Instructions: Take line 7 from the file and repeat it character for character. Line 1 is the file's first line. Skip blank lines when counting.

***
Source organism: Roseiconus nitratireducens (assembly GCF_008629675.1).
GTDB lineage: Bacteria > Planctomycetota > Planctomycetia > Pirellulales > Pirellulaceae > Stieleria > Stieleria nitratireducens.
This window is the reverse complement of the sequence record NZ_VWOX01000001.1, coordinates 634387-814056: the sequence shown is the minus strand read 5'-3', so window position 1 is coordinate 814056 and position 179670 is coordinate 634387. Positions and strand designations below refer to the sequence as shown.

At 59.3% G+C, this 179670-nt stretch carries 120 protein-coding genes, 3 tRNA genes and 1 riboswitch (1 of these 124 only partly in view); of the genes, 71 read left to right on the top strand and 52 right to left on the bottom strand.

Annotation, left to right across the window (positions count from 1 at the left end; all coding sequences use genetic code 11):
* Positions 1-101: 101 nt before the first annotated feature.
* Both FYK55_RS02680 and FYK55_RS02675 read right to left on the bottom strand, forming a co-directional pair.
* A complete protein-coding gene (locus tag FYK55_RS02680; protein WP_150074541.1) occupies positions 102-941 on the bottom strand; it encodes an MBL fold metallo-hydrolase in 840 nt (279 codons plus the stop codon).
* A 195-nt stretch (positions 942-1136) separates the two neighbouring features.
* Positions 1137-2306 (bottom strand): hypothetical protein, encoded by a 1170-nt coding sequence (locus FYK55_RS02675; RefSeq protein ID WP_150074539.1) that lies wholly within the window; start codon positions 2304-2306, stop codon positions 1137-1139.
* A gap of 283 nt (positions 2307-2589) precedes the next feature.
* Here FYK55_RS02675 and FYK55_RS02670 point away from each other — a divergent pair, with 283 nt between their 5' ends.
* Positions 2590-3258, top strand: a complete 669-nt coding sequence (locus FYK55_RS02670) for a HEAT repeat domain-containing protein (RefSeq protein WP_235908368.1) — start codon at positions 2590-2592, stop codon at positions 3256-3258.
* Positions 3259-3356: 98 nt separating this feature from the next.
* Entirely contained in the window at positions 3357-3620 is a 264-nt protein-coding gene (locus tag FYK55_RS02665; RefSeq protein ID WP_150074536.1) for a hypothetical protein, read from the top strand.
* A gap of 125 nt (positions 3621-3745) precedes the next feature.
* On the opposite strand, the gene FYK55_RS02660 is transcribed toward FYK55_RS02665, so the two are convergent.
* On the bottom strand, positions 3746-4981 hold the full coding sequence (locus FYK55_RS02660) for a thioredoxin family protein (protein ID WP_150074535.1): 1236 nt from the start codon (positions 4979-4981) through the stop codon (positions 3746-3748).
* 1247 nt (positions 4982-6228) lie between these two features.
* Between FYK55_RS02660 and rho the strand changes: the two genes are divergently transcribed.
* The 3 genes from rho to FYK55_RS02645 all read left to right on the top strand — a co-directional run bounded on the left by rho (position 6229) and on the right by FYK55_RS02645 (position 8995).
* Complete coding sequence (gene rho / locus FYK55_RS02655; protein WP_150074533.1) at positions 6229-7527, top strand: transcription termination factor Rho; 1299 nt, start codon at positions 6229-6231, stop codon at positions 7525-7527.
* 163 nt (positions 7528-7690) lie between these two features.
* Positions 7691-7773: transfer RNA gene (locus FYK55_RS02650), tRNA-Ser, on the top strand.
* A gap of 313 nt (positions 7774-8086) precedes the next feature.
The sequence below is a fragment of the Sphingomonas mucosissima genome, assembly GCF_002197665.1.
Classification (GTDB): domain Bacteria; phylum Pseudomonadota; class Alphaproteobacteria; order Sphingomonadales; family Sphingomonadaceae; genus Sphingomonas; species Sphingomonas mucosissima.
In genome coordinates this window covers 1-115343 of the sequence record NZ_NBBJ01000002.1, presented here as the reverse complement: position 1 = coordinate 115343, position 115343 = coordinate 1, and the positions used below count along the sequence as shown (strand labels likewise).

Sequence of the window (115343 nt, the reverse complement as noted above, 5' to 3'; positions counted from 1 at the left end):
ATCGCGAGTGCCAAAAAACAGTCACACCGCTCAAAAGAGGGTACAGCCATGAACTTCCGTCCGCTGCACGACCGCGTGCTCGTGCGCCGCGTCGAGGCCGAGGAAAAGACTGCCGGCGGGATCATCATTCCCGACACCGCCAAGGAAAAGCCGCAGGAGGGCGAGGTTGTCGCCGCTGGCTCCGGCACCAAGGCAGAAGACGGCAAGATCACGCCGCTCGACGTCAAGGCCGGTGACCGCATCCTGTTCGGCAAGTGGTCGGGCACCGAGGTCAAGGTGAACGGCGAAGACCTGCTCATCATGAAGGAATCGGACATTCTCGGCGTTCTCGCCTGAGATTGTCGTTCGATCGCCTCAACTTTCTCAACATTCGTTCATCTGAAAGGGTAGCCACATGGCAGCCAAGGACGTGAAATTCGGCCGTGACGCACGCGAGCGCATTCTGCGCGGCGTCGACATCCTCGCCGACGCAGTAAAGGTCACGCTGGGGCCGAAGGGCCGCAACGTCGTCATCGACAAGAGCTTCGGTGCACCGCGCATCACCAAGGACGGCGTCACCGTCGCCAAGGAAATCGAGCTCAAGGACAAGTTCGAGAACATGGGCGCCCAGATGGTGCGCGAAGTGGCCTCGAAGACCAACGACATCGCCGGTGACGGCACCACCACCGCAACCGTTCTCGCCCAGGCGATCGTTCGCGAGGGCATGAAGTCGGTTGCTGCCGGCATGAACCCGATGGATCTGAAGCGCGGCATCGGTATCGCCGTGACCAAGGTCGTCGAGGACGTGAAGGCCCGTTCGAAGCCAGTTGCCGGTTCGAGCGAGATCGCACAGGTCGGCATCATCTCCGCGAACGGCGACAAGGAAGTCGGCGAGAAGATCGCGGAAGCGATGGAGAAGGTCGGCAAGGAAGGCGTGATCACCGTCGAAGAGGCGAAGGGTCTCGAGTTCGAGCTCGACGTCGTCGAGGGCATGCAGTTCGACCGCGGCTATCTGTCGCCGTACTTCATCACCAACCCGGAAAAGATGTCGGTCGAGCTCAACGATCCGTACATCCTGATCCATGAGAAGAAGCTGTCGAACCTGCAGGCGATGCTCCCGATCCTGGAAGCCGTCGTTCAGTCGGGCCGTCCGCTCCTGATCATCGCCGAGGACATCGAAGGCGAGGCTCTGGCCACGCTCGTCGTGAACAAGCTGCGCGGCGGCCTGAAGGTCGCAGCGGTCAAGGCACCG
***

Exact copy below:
* Both FYK55_RS02680 and FYK55_RS02675 read right to left on the bottom strand, forming a co-directional pair.